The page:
In many churches the prayer of invocation begins the worship service. We begin worship by asking God to be with us. It makes sense.
In the past few weeks, I have encountered my first argument against the prayer of invocation: God is already here among us, so why are we implying otherwise with a prayer of invocation? Much better suited to beginning worship, the argument concludes, would be to begin worship with a prayer of acknowledgement.
This argument/practice also makes sense. Indeed, I think it is appropriate to begin a worship service with a prayer that acknowledges God’s faithful presence. However, this leaves me wondering about the prayer of invocation. Before we agree to scrap it, I think it is worth taking a closer look at it. After all, people of the covenant, old and new, have often called out for God to be present. What positive things are going on when we do so? What do we risk losing if we stop? Continue reading What is a prayer of invocation?
Though it is incomprehensibly popular, the idea that the Christian God is a God who ensures that all that happens on earth fits into a divine plan and is according to God’s will is also unaccountably stupid. Such a view, briefly, makes a mockery of the immense amount of senseless tragedy and suffering that this earth experiences far, far too often. It robs us of any sort of agency. And it also denies the reality of any sort of evil or sin (all events actions must be perfectly good because they are exactly as God intends them to be). And such a view is alien to Scripture, which continually emphasizes the importance of human choice, the reality of corruption and evil, and presents a God who is often quite dissatisfied with events as they are. Not all that happens on earth is just (obviously!); and there is no plan that everything fits into.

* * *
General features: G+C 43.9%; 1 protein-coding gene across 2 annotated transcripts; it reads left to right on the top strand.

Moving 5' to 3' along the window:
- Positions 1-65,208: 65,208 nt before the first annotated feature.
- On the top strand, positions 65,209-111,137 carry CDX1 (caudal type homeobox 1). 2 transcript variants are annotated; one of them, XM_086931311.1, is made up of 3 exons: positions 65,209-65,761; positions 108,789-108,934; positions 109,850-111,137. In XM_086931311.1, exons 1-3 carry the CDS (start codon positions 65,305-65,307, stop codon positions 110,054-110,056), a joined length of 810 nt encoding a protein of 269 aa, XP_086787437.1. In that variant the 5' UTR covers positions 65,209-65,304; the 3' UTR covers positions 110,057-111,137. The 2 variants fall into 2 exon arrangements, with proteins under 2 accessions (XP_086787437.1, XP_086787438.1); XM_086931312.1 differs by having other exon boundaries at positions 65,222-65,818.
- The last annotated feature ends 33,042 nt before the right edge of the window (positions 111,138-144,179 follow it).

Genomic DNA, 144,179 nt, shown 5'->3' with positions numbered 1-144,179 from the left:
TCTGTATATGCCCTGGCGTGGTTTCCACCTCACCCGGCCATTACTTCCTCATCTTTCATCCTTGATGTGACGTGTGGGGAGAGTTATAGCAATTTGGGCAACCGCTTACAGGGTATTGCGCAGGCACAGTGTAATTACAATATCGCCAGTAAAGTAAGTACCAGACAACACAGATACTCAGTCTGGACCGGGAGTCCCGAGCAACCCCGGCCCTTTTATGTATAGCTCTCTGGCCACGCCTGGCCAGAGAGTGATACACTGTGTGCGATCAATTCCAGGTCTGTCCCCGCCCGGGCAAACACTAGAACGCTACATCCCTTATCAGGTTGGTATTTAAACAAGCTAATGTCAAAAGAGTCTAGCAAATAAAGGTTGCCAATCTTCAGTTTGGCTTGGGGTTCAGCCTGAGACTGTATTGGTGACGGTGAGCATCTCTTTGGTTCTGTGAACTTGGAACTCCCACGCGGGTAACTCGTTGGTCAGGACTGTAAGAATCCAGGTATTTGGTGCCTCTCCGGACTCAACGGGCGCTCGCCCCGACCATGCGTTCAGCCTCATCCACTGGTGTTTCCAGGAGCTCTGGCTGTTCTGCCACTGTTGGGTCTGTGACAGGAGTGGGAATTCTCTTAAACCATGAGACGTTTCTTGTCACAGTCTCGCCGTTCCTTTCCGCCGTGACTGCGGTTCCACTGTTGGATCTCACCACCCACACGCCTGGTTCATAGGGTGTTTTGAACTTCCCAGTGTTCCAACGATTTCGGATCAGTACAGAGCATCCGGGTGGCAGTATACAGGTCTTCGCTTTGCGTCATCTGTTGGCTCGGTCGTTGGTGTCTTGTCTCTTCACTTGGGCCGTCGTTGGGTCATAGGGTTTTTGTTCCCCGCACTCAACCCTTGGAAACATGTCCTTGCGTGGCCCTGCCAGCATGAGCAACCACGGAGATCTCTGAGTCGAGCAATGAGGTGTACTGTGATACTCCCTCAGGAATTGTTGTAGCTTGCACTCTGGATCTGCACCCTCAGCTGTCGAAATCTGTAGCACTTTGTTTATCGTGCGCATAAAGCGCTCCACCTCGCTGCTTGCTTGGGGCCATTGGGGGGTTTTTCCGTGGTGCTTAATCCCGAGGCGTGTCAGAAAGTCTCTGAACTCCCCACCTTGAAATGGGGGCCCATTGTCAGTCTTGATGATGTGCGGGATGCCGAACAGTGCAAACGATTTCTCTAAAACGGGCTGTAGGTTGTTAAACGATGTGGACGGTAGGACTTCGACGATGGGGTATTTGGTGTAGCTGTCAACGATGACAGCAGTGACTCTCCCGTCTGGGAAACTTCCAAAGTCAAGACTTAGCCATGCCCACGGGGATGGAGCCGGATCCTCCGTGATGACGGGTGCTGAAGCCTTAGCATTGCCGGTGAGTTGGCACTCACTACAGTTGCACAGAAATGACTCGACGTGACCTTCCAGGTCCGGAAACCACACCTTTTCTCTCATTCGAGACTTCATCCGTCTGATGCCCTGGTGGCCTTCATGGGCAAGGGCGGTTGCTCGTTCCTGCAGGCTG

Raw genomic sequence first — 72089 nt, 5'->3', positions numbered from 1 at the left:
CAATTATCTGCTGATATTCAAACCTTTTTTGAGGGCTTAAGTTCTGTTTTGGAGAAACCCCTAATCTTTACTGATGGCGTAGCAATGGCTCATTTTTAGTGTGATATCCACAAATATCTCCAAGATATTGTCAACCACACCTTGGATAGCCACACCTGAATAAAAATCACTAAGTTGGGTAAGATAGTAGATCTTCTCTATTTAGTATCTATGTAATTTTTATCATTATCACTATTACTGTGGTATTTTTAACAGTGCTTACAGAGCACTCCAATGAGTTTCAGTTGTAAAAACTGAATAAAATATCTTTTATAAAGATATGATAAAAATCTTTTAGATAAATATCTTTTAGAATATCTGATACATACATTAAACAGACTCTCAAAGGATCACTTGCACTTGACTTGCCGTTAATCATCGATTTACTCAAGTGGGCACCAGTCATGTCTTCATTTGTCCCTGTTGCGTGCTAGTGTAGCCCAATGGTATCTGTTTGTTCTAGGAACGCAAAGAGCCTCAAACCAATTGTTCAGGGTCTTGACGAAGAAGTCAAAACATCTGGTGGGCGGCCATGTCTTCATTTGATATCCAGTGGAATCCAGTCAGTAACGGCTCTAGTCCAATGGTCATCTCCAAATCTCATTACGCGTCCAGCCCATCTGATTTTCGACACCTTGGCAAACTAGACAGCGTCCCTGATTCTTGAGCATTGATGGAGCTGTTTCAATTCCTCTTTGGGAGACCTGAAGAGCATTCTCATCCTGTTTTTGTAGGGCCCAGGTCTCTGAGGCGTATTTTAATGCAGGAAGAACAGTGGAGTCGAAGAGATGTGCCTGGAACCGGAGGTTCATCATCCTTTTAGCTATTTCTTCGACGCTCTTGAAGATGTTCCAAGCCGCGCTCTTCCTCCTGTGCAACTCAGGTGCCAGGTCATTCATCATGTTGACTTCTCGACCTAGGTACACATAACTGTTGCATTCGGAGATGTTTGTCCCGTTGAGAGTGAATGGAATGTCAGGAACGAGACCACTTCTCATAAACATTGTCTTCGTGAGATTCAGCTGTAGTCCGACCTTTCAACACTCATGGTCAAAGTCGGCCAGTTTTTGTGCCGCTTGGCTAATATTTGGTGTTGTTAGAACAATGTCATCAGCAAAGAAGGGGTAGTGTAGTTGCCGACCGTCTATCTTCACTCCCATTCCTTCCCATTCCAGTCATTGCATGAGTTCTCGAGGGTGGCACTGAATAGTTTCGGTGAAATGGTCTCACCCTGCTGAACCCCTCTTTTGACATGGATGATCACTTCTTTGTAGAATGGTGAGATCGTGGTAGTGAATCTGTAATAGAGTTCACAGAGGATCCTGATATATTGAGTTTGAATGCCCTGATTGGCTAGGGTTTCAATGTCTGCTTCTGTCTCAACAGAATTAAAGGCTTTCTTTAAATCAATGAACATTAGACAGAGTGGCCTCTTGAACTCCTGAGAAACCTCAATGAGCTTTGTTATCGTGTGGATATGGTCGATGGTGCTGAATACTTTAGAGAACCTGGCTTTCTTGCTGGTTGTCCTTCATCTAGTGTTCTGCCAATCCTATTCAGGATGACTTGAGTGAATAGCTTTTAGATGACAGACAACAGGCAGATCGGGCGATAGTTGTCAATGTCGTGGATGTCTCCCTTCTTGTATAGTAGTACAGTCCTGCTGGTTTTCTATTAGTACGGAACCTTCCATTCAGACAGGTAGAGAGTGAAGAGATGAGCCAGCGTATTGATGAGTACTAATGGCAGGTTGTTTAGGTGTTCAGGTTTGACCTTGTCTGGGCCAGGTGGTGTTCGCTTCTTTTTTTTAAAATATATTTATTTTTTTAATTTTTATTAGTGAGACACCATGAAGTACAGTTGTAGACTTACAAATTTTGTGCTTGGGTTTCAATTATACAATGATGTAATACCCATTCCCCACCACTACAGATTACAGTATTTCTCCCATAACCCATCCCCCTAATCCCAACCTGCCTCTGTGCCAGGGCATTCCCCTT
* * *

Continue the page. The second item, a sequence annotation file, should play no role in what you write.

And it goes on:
Of course, I am far from the first to see many of the gaping pitfalls in the image of God. Continue reading God in our lives: control freak or aloof?
It seems to me that much current academic energy goes into two broadly contradictory tasks. The first attempts to unearth violences in texts of all sorts, to deconstruct them. The second (after showing the utter violence in all other ideas, interpretations, and approaches) moves on to present itself as the movement or position free of all problems and finally offering a truly final solution. Some have seen fit to critique the former approach. However, though I can see a potential for such a task to become pedantic or overly dismissive, I tend to find such work both judicious and important. The latter approach, on the other hand, is one that I am quickly becoming tired of. It is one thing to enthusiastically promote a good idea; it is another to dismiss all others out of hand, renounce critical self-reflection, and triumphantly present an idea as both untried and sure to success.
With that I want to present my final solution to non-violent Christian mission. I get it from a sermon preached by Lydia Harder at the Mennonite Church in Montreal around a year ago. She took three paradigms of Christian mission and worked with them, with congregational singing in between. She briefly described each, talked about their benefits and virtues, and then critiqued them, showing the ways that they can turn violent. And then we sang.
Continue reading The Final Solution to Non-Violent Christian Mission